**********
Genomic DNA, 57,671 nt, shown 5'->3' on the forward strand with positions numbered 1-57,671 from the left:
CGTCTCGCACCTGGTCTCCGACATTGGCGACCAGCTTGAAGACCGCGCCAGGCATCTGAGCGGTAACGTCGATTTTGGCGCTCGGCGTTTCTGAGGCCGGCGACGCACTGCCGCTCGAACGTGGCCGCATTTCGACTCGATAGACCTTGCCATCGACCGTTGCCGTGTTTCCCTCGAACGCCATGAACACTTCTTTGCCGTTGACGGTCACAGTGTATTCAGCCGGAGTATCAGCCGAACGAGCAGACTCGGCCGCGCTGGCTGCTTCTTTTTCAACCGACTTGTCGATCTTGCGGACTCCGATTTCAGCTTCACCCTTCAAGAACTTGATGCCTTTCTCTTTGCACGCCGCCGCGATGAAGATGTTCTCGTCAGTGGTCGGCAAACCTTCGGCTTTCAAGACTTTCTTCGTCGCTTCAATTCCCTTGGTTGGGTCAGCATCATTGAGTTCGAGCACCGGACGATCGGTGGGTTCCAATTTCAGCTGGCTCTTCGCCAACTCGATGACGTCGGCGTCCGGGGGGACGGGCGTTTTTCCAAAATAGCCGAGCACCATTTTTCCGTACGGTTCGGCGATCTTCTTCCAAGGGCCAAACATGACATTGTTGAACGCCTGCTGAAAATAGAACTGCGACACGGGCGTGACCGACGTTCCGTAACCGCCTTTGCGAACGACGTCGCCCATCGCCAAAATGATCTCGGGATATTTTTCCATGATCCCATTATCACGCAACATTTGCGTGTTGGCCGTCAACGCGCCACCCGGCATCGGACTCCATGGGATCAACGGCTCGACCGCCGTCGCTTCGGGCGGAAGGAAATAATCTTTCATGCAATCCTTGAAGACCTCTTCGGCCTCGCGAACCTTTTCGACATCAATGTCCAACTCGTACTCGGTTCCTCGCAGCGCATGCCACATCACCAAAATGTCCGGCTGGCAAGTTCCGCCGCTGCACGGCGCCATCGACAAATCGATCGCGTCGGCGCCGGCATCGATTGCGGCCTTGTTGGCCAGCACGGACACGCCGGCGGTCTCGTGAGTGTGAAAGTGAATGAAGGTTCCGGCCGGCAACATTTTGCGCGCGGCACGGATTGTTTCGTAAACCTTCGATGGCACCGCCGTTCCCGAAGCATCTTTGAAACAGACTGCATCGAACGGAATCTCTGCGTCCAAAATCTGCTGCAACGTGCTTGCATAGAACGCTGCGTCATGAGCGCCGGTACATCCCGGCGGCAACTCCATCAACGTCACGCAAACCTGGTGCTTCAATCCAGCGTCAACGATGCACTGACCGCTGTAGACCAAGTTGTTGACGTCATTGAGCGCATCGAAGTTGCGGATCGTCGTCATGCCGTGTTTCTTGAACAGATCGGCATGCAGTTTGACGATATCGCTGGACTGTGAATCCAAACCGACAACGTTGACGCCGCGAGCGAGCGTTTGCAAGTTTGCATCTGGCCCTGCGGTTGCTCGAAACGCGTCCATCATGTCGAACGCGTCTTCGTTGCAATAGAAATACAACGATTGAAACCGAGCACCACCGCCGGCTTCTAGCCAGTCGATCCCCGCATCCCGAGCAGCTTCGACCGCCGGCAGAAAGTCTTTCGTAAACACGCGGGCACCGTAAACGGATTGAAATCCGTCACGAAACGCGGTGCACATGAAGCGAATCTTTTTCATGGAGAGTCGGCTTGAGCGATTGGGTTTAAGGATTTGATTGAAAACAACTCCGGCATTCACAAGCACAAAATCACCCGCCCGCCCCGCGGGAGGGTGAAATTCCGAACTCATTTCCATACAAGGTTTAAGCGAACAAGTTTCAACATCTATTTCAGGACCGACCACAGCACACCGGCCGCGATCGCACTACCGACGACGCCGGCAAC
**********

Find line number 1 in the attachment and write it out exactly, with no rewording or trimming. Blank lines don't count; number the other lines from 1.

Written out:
Genomic DNA, 57,671 nt, shown 5'->3' on the forward strand with positions numbered 1-57,671 from the left: